But for the next few years, I feel like the real competition will come in which airline can handle data the best, which airline has the best predictive and monitoring systems, and I think that's really where the future lies in terms of our operation.
I'd say one of the biggest challenges is just finding a way to understand all the different types of data, just because a lot of airplanes are very unique. For example, with the Icelandair fleet, the kinds of data its different aircraft output is very specific. And I think as more planes and airlines become more analytics-friendly, the real challenge for us will be to leverage all those differences and try to put that together in a way that that can be scaled.
At this moment, I feel like we do have one of the best platforms. In terms of the whole industry, we're the only ones that, when the data comes off the aircraft interface device, we can gather that data, and that data goes to the airlines right away. That’s something that that's very unique because we're not really a middleman; the data never really belongs to us. It just comes from the AID and it goes to the airline. I think that's really the simplest solution. From a scale standpoint, I think we're well-positioned to handle the challenges that are coming to us.
What do you think the best solution is to handle all the different kinds of data produced by aircraft?
That is that is a pretty complicated question, and I think it is very specific to every single application. Whether you're looking at alerts or whether you're looking at numerical data, it really depends, but I do think that finding commonalities is always good. I think that being able to merge as much data as you can is the best way to look at it.
You were on your college’s Formula Motorsports team. I’ve come across a number of people in different kinds of aerospace engineering that are heavily into cars. I know you can’t speak for them, but why do you think that is?
I think that's a common theme just because I feel like that a lot of people's first exposure to engineering and technology and just kind of seeing how a car works when you're in it — you probably spend a lot of time in a car, so it's really one of the first places I feel like I was exposed to engineering technologies.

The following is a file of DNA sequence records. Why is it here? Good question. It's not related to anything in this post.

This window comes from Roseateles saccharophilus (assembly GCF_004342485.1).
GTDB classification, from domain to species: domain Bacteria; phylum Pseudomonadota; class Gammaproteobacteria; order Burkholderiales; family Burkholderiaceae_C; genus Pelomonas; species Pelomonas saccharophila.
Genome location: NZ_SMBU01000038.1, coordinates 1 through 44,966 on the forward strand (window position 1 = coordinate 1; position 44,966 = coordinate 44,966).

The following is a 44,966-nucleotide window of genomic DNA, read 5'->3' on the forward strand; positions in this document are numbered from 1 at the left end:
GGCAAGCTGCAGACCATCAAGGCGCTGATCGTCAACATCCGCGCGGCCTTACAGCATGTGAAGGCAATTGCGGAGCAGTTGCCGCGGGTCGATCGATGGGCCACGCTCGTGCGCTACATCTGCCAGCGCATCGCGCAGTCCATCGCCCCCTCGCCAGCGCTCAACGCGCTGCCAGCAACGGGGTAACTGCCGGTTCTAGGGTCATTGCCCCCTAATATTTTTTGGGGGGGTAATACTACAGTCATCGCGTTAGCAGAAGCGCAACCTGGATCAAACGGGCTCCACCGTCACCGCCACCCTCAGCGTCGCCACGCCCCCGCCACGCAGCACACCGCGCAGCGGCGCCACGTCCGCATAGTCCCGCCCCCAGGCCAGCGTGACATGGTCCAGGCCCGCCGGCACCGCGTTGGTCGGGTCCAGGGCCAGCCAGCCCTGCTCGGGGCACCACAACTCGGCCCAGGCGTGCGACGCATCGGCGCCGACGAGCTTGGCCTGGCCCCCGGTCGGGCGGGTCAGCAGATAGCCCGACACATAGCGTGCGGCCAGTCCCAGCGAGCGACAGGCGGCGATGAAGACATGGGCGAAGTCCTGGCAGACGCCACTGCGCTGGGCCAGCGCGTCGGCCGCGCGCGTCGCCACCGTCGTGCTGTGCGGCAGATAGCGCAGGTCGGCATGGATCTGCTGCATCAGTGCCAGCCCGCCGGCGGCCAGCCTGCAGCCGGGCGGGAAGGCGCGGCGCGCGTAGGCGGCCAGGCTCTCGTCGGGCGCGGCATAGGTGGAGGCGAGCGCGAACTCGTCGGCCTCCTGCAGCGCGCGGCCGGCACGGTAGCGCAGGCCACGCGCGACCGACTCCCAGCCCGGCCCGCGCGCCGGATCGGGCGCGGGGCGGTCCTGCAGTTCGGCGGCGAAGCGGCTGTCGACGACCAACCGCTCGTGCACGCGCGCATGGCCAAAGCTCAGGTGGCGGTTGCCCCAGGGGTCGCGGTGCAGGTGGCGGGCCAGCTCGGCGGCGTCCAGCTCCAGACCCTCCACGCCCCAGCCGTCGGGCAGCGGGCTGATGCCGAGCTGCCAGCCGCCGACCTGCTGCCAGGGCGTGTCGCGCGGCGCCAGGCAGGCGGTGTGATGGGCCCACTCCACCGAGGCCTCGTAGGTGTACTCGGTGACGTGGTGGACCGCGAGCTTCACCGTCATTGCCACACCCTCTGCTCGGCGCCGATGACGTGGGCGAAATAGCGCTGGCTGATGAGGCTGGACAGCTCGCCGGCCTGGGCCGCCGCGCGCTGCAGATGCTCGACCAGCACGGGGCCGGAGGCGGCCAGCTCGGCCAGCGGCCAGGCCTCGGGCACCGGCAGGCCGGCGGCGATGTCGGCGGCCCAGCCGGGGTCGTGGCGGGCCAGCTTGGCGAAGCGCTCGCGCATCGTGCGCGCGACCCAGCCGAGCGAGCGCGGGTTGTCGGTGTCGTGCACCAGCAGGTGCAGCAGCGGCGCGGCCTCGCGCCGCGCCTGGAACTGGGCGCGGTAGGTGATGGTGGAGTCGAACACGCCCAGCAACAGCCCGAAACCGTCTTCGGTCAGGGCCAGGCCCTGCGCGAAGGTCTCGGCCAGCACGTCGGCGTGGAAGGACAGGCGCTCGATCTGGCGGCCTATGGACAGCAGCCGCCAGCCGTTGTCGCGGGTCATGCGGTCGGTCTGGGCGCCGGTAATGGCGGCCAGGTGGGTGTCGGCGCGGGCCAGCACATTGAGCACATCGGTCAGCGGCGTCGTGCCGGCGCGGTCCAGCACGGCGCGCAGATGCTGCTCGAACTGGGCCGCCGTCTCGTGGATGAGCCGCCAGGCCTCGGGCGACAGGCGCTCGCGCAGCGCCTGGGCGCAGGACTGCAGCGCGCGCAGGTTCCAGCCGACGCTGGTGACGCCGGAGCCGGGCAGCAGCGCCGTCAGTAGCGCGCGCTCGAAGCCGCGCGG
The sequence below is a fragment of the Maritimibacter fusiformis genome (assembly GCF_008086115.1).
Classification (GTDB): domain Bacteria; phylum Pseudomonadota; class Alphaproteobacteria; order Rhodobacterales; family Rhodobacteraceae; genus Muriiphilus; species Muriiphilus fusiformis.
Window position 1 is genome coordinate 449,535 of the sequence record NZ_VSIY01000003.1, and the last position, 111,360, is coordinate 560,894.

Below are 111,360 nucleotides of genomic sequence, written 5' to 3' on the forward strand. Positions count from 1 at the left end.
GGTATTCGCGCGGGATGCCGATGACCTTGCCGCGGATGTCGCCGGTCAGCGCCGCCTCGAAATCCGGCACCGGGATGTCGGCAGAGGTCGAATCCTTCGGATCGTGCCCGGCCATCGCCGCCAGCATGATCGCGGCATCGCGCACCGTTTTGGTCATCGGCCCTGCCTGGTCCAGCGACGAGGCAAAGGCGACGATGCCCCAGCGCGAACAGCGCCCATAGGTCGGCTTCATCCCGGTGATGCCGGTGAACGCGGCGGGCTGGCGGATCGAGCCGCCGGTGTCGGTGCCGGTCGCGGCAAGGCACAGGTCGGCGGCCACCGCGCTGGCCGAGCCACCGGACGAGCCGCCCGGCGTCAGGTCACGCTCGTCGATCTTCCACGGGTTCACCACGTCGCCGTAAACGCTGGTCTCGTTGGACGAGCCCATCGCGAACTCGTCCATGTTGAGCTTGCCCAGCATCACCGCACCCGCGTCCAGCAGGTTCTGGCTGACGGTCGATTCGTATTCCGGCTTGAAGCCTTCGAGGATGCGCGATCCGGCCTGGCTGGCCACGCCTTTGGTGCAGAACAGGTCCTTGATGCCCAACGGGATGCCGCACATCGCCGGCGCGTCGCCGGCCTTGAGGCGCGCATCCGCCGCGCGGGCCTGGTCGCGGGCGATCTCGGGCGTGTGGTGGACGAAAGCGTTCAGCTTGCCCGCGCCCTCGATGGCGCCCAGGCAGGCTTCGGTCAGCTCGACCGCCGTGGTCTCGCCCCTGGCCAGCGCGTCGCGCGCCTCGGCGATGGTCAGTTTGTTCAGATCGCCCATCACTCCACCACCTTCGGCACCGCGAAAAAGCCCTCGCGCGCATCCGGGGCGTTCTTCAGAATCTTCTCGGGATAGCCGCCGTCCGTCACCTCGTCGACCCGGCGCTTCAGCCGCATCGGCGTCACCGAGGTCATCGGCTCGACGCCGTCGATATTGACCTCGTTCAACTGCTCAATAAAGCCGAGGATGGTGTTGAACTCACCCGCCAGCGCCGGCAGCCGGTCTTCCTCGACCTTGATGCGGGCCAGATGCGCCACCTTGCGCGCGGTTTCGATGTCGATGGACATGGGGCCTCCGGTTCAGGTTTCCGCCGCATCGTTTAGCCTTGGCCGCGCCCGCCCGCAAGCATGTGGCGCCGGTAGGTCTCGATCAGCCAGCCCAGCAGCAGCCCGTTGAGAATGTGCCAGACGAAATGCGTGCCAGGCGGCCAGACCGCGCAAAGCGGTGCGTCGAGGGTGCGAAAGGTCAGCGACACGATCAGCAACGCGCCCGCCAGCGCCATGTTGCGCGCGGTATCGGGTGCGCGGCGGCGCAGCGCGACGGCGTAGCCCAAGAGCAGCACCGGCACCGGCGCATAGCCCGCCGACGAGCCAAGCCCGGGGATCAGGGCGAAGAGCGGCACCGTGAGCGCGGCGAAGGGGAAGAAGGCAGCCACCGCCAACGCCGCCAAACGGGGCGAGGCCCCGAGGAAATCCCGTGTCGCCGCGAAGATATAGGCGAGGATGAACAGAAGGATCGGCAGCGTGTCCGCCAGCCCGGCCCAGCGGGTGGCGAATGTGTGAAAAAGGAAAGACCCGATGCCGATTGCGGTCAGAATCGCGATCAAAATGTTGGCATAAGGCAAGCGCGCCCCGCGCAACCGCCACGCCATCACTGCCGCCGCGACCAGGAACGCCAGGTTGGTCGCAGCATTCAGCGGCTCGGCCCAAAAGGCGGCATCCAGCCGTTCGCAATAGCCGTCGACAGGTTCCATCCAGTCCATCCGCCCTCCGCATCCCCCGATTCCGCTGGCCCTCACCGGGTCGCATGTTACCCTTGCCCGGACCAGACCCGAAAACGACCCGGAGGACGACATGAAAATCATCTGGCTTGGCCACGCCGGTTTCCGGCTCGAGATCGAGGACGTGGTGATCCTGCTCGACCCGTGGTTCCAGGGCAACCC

Whether it’s planes, cars, or space shuttles — what, for you, is the attraction?
The big thing for me was just seeing how much work goes into every single system that's around us. Even if you think about the most mundane things in our lives, you kind of understand that so much work had to go into making everything around us work well, and especially when it comes to airplanes; you could just, as a kid, admire all these millions of parts that have to come together for an airplane to work well or for a car to work well. I think that's really what really interested me from a young age.
A lot of people nowadays talk about how aviation and aerospace move so slowly because of safety-first kind of protocols, and I do understand that. But, at the same time, I feel like all the technologies in aerospace are just so unique and so high-tech. I mean, just think of how quickly the industry moved when it was first starting. In the span of, say, 50 years, we went from the Wright Brothers flying over North Carolina at something like 15 miles an hour to sending someone to the moon. And I think that's really the kind of promise that really attracted me to the aerospace industry.